What's good for the goose is good for the record labels, who have been ordered to pay Canadian artists $45 million for illegally using copyrighted tracks on compilation CDs, TorrentFreak reports. TorrentFreak says this sort of thing happens more frequently than you think.
"Over the years the labels have made a habit of using songs from a wide variety of artists for compilation CDs without securing the rights," TorrentFreak writes. "They simply use the recording and make note of it on a 'pending list' so they can deal with it later."
It's been going on since the 1980s, TorrentFreak says, with the list of unpaid tracks surpassing 300,000 just in Canada. That didn't sit well with a group of artists and composers waiting to get paid, so they filed a class action suit in 2008. The original suit sought $6 billion in damages from Warner Music, Sony BMG Music, EMI Music, and Universal Music.
In the end, both sides settled on $45 million, which represents "a compromise of disputed claims and is not an admission of liability or wrongdoing by the record labels."
Speakal spent its time at CES showing off a handful of outlandish speakers sets, including a new line designed to appeal to fans of some of the most popular sports.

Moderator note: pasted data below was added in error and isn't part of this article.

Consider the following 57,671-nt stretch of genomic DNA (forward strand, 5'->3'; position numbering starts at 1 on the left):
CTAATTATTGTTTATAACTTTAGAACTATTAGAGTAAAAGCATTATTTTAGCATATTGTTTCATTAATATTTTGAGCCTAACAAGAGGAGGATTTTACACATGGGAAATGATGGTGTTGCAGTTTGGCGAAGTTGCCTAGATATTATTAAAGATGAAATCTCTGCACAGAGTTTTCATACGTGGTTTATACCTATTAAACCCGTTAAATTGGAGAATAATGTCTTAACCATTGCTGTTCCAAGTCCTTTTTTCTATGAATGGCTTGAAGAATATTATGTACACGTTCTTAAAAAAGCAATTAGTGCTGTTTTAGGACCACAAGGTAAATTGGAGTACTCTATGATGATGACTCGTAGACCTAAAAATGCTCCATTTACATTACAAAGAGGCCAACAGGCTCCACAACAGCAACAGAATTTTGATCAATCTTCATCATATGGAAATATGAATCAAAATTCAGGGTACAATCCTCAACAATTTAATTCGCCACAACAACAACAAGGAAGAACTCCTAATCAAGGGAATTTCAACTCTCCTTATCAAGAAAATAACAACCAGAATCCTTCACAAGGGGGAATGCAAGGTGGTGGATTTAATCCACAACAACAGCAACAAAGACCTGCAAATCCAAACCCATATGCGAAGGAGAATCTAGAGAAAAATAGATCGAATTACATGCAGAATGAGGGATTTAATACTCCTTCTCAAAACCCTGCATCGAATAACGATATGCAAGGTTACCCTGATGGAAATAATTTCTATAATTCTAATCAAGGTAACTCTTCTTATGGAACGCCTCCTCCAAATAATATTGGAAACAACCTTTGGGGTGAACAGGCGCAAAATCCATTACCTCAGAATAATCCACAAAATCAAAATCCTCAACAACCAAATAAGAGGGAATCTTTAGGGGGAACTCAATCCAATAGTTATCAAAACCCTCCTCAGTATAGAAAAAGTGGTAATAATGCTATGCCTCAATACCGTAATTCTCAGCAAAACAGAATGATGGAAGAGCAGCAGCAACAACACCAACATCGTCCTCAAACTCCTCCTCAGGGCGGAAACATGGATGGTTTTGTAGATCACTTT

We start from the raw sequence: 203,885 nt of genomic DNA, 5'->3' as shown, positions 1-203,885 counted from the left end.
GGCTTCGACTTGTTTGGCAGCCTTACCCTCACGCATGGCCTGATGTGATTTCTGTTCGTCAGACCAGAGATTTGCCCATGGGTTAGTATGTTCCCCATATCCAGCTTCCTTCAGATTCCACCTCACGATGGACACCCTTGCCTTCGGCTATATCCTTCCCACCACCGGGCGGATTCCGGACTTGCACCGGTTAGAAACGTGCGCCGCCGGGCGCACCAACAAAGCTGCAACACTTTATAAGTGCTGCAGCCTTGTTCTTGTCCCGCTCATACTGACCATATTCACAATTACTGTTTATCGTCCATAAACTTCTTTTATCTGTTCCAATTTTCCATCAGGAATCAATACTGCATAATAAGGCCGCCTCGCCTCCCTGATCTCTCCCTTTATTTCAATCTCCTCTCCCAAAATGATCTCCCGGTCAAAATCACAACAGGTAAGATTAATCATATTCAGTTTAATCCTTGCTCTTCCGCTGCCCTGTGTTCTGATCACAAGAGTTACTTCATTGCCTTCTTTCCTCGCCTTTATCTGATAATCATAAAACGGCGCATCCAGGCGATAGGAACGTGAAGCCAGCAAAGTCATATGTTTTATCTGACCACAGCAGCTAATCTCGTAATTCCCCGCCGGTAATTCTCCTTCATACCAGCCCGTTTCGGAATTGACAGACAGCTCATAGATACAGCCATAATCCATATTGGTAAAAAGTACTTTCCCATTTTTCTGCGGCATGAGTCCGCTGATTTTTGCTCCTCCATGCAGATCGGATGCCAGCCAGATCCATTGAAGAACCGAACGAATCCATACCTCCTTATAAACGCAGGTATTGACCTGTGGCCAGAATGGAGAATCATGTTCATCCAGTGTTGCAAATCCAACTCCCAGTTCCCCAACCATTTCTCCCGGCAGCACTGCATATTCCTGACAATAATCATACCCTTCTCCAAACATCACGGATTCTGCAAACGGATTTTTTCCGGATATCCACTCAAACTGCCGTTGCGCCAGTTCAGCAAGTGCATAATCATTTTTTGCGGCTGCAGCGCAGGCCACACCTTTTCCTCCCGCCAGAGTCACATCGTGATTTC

The company demoed lifelike replicas for football, basketball, and soccer, each one a 2.1 speaker dock, as well as a pair of Bluetooth stereo speakers for golfers. Each 2.1 sets features 360-degree sound distribution, a 15W subwoofer, and volume touch controls.
"The Speakal Sports Line shares passion for the game with the die hard sports fanatics," said CEO David Solomon. "These speakers are the ultimate display of fanhood with high quality audio that will rock your tailgate party with pulse pounding sound. Kick off the new season in style!"
You see all kinds of groovy things at CES, and if you were to stop by and visit Onkyo, you might think you stepped through a wormhole and went back in time. That's because Onkyo decided to mix the styling of classic stereos from the 1980s with modern day hardware.
There are three new models in all, including the P-3000R pre-amplifier, M-5000R power amplifier, and C-7000R CD player, each one incorporating Onkyo's new Dynamic Intermodulation Distortion Reduction Circuitry _DIDRC) to thwart the effects of unwanted high-frequency interference.
But the real gem here belongs to the old school looks. Onkyo opted to mix it up a bit, combining retro with sleek brushed aluminum. The 1980s never looked so good!
Full press release and pricing info after the jump.
Here's something you don't see every day (and maybe with good reason): unique speaker systems intended for Top Gear and Doctor Who fans. These are both the creation of Speakal, a company which openly admits it was shooting for "outlandish style."